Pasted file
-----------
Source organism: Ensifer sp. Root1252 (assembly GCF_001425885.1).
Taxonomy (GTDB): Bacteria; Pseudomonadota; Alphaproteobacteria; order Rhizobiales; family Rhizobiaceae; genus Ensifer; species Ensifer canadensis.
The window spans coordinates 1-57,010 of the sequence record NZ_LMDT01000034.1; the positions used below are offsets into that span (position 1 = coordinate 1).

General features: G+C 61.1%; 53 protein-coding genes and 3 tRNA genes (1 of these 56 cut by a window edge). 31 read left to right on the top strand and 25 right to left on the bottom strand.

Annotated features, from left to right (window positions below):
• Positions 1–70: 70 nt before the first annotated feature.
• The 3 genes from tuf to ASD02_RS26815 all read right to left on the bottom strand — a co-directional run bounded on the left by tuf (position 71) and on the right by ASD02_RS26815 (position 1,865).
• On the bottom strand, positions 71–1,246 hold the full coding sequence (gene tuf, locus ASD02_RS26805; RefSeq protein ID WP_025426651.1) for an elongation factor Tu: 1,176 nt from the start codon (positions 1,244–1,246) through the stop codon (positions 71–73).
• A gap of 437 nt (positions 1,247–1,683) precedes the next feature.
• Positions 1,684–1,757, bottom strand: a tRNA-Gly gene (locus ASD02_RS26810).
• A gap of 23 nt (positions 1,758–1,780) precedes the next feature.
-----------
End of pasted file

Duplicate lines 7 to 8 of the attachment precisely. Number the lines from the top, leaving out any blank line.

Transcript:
• The 3 genes from tuf to ASD02_RS26815 all read right to left on the bottom strand — a co-directional run bounded on the left by tuf (position 71) and on the right by ASD02_RS26815 (position 1,865).
• On the bottom strand, positions 71–1,246 hold the full coding sequence (gene tuf, locus ASD02_RS26805; RefSeq protein ID WP_025426651.1) for an elongation factor Tu: 1,176 nt from the start codon (positions 1,244–1,246) through the stop codon (positions 71–73).